That's just me though - I'm hugely risk averse. ECVs carry a small risk, as do inductions, of complications. I'm choosing the path of least resistance.

Good luck whatever you decide, it's a tough decision and I felt very stressed about it myself until I made my mind up about it all (which took me ages to do).

IsThisYourSanderling Wed 24-Aug-16 11:43:13

Also I think your concerns about ECV and early induction and the cascade of intervention are extremely valid. From all the reading I've done lately, an elcs is a walk in the park in comparison to a potentially long induced labour and the increased risk of intervention that goes with it.

YorkieDorkie Wed 24-Aug-16 11:44:00

I've had a successful ECV with nothing go wrong - just to dispel the negativity that goes with ECV!

I ended up with an EMCS anyway so I would say it's probably not worth it really.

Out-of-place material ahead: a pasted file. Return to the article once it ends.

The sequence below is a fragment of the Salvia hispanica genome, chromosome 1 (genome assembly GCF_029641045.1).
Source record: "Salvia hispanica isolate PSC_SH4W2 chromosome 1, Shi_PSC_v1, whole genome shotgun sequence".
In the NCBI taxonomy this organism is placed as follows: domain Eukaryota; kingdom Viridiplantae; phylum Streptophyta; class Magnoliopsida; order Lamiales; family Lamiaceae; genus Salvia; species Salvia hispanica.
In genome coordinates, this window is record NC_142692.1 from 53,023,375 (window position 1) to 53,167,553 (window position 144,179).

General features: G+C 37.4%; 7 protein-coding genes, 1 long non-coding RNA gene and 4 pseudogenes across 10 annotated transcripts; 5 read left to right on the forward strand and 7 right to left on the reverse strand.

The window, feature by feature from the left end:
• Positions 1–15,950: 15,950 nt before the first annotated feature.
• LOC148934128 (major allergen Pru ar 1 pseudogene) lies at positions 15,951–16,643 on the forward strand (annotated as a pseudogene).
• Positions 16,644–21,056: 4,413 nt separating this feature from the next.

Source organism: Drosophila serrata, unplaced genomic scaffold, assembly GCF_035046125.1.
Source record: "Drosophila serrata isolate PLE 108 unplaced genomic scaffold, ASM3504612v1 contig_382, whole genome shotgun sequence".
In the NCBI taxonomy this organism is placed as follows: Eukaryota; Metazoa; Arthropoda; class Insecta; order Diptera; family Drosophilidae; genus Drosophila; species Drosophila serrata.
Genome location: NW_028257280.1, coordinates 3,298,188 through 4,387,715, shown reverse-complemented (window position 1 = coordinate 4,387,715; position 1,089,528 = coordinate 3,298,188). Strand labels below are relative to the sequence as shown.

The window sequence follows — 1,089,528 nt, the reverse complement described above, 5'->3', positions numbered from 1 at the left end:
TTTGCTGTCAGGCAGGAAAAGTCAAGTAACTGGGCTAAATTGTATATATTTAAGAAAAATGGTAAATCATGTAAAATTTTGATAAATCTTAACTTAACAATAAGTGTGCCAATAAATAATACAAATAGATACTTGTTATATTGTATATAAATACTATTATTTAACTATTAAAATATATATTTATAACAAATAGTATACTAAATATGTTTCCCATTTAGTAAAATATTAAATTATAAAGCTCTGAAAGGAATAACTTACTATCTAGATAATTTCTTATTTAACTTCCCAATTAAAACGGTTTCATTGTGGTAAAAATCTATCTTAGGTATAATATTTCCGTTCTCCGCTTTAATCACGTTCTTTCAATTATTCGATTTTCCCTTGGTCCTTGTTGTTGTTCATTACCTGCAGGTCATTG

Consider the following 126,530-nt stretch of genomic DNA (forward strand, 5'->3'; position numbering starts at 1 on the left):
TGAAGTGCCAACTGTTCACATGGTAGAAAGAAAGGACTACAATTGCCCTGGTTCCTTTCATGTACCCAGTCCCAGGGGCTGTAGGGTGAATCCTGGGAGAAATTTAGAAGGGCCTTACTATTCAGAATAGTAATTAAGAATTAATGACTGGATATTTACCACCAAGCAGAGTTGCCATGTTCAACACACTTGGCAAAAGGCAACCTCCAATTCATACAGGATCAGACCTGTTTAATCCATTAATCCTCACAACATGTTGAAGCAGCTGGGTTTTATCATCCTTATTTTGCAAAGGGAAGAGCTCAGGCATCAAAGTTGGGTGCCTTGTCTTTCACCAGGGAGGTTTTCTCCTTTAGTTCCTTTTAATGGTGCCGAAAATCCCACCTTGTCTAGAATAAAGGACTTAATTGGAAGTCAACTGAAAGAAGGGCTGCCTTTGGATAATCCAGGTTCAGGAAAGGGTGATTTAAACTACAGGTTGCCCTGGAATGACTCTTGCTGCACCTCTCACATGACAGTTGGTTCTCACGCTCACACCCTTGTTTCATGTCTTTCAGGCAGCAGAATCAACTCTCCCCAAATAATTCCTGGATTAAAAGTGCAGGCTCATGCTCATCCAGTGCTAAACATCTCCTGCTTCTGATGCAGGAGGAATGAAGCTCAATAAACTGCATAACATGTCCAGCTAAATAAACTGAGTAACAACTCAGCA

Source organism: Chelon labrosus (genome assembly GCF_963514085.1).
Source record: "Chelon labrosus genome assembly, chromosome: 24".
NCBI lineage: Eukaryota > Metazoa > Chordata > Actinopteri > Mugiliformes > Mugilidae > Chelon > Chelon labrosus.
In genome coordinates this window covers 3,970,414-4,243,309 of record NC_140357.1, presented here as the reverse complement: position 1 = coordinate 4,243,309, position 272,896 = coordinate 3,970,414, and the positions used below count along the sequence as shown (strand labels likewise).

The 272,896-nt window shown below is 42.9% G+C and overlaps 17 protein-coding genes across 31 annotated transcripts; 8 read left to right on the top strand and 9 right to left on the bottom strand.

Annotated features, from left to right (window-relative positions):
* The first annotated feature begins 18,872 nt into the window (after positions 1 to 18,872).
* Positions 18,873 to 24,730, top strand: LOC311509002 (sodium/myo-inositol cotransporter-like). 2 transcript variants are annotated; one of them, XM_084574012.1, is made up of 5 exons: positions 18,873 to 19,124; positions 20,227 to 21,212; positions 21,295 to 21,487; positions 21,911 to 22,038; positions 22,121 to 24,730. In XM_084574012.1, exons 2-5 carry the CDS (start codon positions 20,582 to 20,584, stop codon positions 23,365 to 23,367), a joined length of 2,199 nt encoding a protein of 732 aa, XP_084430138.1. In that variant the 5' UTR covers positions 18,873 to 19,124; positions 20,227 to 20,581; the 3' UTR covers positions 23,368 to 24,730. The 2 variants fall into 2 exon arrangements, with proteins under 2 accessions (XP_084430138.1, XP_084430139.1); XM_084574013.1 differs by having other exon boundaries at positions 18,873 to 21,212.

Utini Wed 24-Aug-16 15:53:08

Thanks Yorkie, I guess people do tend to focus on the horror stories, when it is actually quite a low risk procedure. I think I'd give it a go if I would then be left to go into labour naturally, but since all I have to gain is an early induction, unless I choose to go against my consultant's advice to deliver early, it makes me more reluctant.

Sanderling I'm also quite risk averse. From what I've read ELCS is the safest option for the baby. ECV comes with a small risk to her; the pessaries, syntocinon, possible ventouse / forceps / EMCS all carry some risks for us both. ELCS may have a longer recovery time, but is more predictable. If there was a high chance of a straightforward birth I'd take that instead, but I'm not convinced induction is likely to give me that. I'm glad you've managed to come to the right decision for yourself and I hope all goes well for you. I think I'm coming to similar conclusions.